Buck is a documentary about legendary horse trainer Dan "Buck" Brannaman, the modern day horse whisperer and inspiration for both the book and film alike. His horsemanship skills are legendary because he can train a horse to do just about anything in nearly ten minutes without touching the horse.

 

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The Lock Artist by Steve Hamilton

Lock ArtistRecently I decided to read a mystery that was either nominated for or won an Edgar Award. I chose The Lock Artist, 2010 Best Novel winner, because it sounded interesting. I was not disappointed. The story is narrated by Mike, a "boxman"- someone who can open any lock without a key whether it's on a safe, a door, a window or a padlock. We know this talent has landed him in prison at the age of 18 and that from there he writes his life story. We also know Mike is known as "Miracle Boy" because he survived a family tragedy that is hinted at throughout the book. This tragedy rendered him unable to speak, which brings an interesting facet to the tale. When he falls in love he is only able to communicate with the object of his desire through his other talent- drawing. The Lock Artist is not just one mystery, but many within the life of Mike- which job finally landed him in prison, what happened to the girl he loves, who is the dangerous and mysterious man who employs him, what happened to him as a child? Each chapter jumps to a different point in time in Mike's life with many ending as cliffhangers.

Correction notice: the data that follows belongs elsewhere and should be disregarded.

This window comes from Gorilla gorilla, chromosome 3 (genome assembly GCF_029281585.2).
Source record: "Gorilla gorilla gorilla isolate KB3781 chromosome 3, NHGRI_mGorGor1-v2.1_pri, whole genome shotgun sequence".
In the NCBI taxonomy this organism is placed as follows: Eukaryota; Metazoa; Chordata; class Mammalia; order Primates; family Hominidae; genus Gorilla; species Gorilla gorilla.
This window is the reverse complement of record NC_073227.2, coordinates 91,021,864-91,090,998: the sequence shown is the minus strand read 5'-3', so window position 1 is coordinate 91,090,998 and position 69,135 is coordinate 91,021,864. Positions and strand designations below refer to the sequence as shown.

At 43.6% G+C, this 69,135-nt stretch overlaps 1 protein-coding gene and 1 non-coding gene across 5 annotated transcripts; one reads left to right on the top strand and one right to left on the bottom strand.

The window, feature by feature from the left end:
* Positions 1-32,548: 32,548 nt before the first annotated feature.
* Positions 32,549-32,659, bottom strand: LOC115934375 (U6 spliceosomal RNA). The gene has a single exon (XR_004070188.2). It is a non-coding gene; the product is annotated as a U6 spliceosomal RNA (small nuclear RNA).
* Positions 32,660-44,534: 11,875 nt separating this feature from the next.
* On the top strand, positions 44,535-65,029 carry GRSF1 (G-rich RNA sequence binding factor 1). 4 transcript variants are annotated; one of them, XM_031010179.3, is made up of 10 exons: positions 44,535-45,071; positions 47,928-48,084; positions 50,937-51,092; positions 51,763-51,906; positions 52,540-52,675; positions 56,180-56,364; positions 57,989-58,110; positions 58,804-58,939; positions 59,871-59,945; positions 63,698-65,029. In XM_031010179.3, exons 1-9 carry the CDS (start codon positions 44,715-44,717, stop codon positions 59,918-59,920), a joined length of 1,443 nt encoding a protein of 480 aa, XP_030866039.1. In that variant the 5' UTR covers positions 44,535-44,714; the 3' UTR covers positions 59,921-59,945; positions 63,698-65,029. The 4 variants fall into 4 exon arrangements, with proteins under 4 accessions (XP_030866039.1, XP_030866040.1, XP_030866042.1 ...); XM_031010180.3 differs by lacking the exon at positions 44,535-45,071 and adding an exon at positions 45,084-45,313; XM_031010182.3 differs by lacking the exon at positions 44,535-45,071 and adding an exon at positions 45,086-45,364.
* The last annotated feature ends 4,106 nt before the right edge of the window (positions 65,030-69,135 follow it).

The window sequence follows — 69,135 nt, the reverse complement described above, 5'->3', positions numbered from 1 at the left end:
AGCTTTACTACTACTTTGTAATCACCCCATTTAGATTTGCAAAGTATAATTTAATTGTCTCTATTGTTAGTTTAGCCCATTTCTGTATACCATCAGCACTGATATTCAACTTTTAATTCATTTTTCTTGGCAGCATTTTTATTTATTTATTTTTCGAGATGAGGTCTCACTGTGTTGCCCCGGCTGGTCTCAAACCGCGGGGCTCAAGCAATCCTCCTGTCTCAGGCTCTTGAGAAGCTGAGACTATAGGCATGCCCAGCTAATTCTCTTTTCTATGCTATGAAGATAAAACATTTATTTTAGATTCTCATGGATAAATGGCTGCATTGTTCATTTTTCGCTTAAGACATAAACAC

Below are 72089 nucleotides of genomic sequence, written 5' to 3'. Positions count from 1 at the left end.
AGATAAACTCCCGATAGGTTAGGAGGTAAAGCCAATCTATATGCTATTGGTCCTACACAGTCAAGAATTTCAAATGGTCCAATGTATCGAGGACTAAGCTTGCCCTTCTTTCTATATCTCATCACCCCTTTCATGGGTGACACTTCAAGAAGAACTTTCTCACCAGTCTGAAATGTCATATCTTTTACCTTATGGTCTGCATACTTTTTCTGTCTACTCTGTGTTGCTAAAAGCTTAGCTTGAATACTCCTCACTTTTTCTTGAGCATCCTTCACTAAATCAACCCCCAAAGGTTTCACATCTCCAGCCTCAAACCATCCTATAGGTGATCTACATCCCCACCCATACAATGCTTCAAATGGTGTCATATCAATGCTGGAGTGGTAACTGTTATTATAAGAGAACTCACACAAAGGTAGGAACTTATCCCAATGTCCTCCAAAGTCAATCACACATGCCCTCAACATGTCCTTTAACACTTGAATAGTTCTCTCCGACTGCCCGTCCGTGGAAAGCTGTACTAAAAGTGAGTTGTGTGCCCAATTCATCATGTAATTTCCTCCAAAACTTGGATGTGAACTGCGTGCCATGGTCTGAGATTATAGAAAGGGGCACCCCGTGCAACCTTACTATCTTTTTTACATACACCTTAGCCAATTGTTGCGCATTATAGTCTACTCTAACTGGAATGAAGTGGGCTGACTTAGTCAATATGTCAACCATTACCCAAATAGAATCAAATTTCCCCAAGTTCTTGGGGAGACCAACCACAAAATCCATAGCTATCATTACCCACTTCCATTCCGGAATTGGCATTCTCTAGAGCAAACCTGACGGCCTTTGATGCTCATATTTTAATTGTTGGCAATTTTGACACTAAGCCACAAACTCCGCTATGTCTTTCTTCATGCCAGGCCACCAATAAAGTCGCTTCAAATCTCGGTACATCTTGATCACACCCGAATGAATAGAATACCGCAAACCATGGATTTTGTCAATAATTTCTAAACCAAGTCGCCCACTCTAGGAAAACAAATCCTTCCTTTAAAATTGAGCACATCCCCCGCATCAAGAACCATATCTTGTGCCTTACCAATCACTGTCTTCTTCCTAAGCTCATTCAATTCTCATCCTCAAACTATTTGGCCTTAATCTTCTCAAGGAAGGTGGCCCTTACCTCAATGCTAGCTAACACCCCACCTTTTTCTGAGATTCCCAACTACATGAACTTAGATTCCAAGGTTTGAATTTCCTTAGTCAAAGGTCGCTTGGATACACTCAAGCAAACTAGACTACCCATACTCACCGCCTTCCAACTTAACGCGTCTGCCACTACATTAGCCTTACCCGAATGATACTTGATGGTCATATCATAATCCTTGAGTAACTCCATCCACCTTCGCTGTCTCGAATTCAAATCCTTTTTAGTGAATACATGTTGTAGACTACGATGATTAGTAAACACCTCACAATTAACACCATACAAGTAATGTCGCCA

Nature: A Murder of Crows

You can always count on the PBS Nature series to be interesting and have beautiful videography. But I was especially captivated when I recently watched A Murder of Crows. It didn't sound that interesting- a documentary about crows, but when I read the description of crows as "apes with feathers" I was intrigued. I had no idea how intellligent these birds are.
 
 

Authors in the News